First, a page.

Sunday, March 31, 2013
By Bill Kraus
The Republican Party has said it wants to clean up its act and strengthen its appeal to certain large segments of society that are important to electoral success in 2013 America.
This is easier said than done.
In the not-too-distant past the Republicans were respected for their competence. They knew how to make things work. In a long ago interview with the redoubtable then-WPR host Tom Clark I asserted that the party I joined in my youth while not always beloved could always fall back on this reputation. “What if things aren’t running well when they are in charge?” he asked. “This assumption is so strong,” I replied, “that the contention that things would be even worse if they weren’t in charge” was pretty much accepted.
Along with this not-inconsequential virtue and talent, the party was expected to be and was both frugal and mildly libertarian.
Then along came segmentation and the “wedge” strategy.
Posted by Common Cause in Wisconsin at 7:53 AM
Wednesday, March 6, 2013
By Bill Kraus
I have observed more than once that Lincoln's famous claim that we have a government of the people, by the people, and for the people is no longer true.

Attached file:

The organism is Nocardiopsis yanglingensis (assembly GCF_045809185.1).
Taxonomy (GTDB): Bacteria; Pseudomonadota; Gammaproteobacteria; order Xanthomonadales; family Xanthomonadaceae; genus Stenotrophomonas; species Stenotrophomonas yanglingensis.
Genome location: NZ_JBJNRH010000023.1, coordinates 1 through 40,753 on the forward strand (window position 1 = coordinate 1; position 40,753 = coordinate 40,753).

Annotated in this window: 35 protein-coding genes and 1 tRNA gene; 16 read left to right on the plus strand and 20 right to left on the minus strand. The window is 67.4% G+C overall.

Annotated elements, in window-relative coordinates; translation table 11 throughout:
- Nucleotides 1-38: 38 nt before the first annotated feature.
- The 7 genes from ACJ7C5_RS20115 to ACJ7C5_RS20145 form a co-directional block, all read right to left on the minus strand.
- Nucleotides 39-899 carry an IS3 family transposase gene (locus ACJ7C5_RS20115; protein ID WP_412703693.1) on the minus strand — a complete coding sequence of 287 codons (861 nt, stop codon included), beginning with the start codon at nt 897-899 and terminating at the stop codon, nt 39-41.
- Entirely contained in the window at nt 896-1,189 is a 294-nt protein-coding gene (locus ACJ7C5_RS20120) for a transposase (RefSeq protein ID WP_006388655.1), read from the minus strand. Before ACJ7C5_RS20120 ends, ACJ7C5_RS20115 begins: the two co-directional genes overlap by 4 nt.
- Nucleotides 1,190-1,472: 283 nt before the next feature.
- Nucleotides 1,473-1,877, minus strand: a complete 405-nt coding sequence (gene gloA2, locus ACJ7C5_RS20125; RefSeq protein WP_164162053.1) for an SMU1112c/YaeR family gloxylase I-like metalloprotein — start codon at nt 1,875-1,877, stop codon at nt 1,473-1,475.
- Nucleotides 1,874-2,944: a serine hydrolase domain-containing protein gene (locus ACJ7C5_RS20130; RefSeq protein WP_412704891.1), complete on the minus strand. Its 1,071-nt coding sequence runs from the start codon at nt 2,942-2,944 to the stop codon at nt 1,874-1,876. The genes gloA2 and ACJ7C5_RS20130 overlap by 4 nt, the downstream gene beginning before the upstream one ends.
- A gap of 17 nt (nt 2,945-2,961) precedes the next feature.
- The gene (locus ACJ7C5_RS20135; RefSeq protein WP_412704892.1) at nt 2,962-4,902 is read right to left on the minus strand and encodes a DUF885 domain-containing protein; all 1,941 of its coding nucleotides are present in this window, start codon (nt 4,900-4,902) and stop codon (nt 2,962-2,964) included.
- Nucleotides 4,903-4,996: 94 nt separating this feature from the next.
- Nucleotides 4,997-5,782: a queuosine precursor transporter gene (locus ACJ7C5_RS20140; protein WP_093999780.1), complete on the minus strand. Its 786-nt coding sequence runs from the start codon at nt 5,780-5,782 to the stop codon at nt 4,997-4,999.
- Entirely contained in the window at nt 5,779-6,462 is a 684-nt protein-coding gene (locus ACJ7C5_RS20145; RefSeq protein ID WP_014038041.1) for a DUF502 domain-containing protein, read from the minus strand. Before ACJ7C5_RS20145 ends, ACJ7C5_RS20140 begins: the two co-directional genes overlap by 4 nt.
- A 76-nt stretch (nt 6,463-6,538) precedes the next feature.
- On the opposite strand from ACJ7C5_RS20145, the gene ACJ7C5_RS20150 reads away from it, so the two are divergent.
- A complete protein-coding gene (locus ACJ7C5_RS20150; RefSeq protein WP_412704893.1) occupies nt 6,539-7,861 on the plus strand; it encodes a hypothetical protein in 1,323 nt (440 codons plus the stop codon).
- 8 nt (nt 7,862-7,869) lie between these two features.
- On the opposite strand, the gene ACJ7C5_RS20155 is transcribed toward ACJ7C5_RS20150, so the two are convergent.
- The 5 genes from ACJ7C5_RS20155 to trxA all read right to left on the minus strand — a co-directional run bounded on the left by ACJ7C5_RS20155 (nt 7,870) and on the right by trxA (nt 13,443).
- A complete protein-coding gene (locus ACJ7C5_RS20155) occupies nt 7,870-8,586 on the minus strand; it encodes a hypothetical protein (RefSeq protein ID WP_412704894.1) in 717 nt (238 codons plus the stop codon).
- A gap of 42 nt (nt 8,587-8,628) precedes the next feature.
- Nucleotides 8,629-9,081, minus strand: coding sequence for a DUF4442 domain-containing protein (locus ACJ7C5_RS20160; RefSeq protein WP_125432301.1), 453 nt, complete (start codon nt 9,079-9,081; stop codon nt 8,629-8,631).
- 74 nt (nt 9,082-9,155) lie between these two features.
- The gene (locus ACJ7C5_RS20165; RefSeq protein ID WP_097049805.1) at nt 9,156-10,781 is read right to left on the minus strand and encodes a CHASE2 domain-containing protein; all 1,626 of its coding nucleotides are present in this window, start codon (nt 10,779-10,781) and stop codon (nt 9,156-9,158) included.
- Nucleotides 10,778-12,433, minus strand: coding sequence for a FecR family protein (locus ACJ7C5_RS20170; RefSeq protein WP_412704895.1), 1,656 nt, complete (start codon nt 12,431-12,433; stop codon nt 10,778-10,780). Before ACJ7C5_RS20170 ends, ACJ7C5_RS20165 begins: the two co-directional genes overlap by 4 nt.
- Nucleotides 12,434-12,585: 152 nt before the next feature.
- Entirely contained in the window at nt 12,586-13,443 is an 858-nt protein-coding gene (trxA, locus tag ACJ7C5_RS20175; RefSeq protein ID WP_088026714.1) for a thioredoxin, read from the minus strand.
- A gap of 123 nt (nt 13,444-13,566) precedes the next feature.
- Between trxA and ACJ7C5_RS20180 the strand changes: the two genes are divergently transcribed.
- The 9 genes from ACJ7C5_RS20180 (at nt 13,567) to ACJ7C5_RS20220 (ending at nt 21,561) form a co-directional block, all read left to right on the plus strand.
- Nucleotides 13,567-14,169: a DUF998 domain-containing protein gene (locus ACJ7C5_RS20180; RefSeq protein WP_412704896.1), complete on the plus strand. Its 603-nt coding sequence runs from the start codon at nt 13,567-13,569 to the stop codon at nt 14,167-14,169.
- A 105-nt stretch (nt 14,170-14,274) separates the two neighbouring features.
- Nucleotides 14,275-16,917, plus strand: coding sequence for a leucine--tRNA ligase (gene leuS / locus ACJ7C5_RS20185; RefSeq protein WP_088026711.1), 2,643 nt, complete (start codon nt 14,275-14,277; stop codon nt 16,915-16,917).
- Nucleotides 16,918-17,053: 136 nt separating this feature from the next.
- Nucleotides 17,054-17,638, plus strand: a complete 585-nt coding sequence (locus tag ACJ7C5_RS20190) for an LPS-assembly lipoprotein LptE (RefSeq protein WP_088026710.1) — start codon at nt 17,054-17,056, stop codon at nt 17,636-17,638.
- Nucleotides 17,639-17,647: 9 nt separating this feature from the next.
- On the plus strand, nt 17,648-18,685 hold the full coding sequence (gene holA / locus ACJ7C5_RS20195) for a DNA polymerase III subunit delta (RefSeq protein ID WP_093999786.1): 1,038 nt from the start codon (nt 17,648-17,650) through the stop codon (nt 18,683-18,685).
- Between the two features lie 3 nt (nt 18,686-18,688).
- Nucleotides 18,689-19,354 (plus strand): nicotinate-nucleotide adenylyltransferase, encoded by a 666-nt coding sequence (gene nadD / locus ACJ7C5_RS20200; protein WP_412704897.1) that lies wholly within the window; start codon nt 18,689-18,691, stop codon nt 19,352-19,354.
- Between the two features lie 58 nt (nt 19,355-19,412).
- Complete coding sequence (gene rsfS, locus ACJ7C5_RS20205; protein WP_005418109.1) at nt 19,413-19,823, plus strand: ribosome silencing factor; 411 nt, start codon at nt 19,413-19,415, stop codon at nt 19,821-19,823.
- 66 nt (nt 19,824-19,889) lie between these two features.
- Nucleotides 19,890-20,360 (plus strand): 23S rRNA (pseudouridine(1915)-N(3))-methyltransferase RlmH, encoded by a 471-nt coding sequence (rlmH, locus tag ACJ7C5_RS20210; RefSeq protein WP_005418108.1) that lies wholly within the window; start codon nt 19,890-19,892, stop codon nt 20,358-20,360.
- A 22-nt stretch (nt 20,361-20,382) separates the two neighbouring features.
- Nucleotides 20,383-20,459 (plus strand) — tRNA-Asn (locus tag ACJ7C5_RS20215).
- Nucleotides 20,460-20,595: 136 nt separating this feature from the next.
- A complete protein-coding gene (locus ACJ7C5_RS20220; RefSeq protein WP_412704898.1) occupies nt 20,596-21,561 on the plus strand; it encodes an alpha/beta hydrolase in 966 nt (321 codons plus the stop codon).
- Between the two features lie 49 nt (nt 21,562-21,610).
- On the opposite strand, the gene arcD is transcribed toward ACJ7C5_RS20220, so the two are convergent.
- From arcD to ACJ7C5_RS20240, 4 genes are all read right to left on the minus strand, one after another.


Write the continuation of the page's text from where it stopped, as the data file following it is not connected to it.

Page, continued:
A reading of Jon Meacham's book on Thomas Jefferson, Thomas Jefferson: The Art of Power, suggests that it never was.
The revolution that created the government that Lincoln described was fomented by the colony's elite whose rights and privileges were unjustifiably and wrongly curtailed and restricted by the overreaching British. The new government they created was run by that same often contentious elite.
As it developed and matured a bureaucracy came in to run things. The bureacracy was chosen, directed and overseen by the elite.
So what we got over time was a government of the elite, by the bureaucracy, and for the people. The people batted .333. Not unlike baseball, this was more than satisfactory.
Posted by Common Cause in Wisconsin at 1:19 PM